“That makes his faith much less of an issue than it was four years ago,” says DeMoss, who is tasked with helping Romney woo evangelical voters, a huge chunk of the GOP base and a constituency that’s historically been wary of Mormonism.

Whether DeMoss is right may make the difference in whether Romney, the current Republican frontrunner based on polls and fundraising, can actually win the Republican nomination and, ultimately, the White House.

But Romney may not be the only Mormon running for president. Former Utah Gov. Jon Huntsman is seriously flirting with a presidential bid.

Huntsman, Obama’s former ambassador to China, recently took a five-day swing through New Hampshire, site of the first-in-the-nation Republican primary, and has hired staff in South Carolina, another key primary state.

The prospect of a Huntsman campaign means the nation could see an unprecedented test of whether the GOP — and, perhaps, the rest of the country — is ready for a Mormon president in an era when candidates’ religious beliefs have become weighty campaign issues.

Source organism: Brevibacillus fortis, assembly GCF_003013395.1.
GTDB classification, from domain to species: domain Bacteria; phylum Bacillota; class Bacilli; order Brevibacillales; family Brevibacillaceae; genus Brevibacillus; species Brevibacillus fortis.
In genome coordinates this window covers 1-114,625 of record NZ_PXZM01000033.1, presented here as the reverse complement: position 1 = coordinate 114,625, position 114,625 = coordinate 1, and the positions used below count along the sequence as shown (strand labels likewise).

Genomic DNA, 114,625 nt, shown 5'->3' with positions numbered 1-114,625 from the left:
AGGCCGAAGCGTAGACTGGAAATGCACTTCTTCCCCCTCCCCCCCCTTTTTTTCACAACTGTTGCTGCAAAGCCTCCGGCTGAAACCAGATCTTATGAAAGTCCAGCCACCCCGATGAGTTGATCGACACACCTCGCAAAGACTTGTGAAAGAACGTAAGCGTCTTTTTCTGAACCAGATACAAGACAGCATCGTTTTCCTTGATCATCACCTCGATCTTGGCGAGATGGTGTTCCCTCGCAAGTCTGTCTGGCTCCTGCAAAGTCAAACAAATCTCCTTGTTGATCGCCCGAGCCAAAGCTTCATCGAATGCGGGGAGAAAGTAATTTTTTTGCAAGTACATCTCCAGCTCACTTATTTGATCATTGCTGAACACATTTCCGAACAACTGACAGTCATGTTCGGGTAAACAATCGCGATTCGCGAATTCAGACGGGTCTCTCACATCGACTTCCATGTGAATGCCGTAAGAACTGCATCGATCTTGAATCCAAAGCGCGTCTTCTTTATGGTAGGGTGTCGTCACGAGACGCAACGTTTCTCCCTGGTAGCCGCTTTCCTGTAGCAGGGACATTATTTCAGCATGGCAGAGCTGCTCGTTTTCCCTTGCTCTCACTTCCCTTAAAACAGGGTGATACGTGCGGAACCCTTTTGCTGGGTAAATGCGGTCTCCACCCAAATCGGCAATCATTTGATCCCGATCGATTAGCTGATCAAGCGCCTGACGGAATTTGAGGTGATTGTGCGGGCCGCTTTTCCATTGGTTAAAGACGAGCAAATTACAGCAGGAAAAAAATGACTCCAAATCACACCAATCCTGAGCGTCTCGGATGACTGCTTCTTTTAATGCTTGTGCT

The Church of Jesus Christ of Latter-day Saints, as the Mormon Church is officially known, certainly seems eager for Mormonism to be less an issue in the presidential race than it was for Romney in 2008

“Recent media coverage seems to lean toward the conclusion that among many Americans, faith will be less of an issue in this election than it was in 2008,” church spokesman Michael Purdy said in a statement to CNN. “But it’s really for others to speculate on this.”

Public opinion polls suggest a lingering bias against Mormon candidates. A survey released Thursday by the Pew Research Center found that a quarter of American adults admit to being less likely to vote for a Mormon candidate for president.